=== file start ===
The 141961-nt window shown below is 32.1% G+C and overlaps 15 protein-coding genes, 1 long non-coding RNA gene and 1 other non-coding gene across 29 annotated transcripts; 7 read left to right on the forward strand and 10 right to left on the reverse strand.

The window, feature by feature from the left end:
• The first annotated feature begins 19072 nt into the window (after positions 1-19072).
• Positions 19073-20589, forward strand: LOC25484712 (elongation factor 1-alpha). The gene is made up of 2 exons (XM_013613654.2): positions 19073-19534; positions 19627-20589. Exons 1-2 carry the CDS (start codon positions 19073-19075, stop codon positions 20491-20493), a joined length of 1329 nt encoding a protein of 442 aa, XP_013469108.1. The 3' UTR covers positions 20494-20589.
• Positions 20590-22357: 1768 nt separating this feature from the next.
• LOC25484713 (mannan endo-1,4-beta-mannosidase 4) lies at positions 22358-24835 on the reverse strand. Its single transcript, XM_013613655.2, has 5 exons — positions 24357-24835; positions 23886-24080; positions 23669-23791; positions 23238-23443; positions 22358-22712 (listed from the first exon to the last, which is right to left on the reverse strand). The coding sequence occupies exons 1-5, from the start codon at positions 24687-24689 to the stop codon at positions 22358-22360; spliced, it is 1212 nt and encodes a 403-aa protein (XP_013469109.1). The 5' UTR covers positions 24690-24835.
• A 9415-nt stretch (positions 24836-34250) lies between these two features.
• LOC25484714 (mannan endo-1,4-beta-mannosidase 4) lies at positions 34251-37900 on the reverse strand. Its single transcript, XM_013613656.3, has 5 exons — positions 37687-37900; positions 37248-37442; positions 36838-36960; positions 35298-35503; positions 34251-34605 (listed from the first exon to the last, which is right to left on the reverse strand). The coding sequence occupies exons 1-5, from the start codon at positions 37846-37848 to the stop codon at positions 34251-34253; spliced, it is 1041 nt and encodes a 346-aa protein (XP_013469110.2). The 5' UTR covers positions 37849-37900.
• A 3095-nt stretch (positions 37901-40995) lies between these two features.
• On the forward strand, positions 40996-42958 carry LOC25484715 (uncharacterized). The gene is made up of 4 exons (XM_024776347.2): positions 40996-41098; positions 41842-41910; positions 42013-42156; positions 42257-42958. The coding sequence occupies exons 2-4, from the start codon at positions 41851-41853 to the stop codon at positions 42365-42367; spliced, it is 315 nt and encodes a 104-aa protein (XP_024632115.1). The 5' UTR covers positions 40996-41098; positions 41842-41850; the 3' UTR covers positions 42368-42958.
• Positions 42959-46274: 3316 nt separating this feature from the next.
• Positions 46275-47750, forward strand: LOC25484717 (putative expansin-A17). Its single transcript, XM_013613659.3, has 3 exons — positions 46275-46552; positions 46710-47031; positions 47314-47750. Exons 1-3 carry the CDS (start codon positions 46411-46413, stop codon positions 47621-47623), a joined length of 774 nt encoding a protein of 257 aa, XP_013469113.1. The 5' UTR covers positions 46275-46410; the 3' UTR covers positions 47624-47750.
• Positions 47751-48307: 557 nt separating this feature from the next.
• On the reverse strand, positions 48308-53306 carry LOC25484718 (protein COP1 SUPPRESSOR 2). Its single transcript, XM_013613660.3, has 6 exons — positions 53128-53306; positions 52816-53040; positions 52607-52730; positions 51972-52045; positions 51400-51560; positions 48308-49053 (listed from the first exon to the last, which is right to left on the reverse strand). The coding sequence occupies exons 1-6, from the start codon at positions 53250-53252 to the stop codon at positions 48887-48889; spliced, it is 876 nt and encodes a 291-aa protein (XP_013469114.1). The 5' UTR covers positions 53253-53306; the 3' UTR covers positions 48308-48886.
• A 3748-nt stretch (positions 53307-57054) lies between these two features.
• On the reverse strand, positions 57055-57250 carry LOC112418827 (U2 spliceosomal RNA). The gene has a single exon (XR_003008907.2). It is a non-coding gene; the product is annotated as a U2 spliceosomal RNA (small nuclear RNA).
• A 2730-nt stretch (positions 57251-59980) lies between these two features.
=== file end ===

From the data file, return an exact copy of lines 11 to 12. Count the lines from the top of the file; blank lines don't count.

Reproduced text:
• Positions 42959-46274: 3316 nt separating this feature from the next.
• Positions 46275-47750, forward strand: LOC25484717 (putative expansin-A17). Its single transcript, XM_013613659.3, has 3 exons — positions 46275-46552; positions 46710-47031; positions 47314-47750. Exons 1-3 carry the CDS (start codon positions 46411-46413, stop codon positions 47621-47623), a joined length of 774 nt encoding a protein of 257 aa, XP_013469113.1. The 5' UTR covers positions 46275-46410; the 3' UTR covers positions 47624-47750.